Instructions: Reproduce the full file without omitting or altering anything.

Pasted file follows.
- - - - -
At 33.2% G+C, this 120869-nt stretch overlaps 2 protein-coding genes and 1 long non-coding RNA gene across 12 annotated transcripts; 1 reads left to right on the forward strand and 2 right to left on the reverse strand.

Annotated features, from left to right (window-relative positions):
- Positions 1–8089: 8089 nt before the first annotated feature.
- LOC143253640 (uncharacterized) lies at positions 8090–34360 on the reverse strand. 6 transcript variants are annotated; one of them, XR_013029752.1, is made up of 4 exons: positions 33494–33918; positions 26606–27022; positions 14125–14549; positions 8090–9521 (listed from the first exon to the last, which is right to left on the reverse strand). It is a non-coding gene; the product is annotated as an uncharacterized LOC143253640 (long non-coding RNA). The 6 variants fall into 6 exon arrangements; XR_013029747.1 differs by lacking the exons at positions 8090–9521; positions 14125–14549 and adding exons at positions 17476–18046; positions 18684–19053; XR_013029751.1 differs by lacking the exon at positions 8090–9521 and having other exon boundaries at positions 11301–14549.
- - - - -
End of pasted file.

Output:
At 33.2% G+C, this 120869-nt stretch overlaps 2 protein-coding genes and 1 long non-coding RNA gene across 12 annotated transcripts; 1 reads left to right on the forward strand and 2 right to left on the reverse strand.

Annotated features, from left to right (window-relative positions):
- Positions 1–8089: 8089 nt before the first annotated feature.
- LOC143253640 (uncharacterized) lies at positions 8090–34360 on the reverse strand. 6 transcript variants are annotated; one of them, XR_013029752.1, is made up of 4 exons: positions 33494–33918; positions 26606–27022; positions 14125–14549; positions 8090–9521 (listed from the first exon to the last, which is right to left on the reverse strand). It is a non-coding gene; the product is annotated as an uncharacterized LOC143253640 (long non-coding RNA). The 6 variants fall into 6 exon arrangements; XR_013029747.1 differs by lacking the exons at positions 8090–9521; positions 14125–14549 and adding exons at positions 17476–18046; positions 18684–19053; XR_013029751.1 differs by lacking the exon at positions 8090–9521 and having other exon boundaries at positions 11301–14549.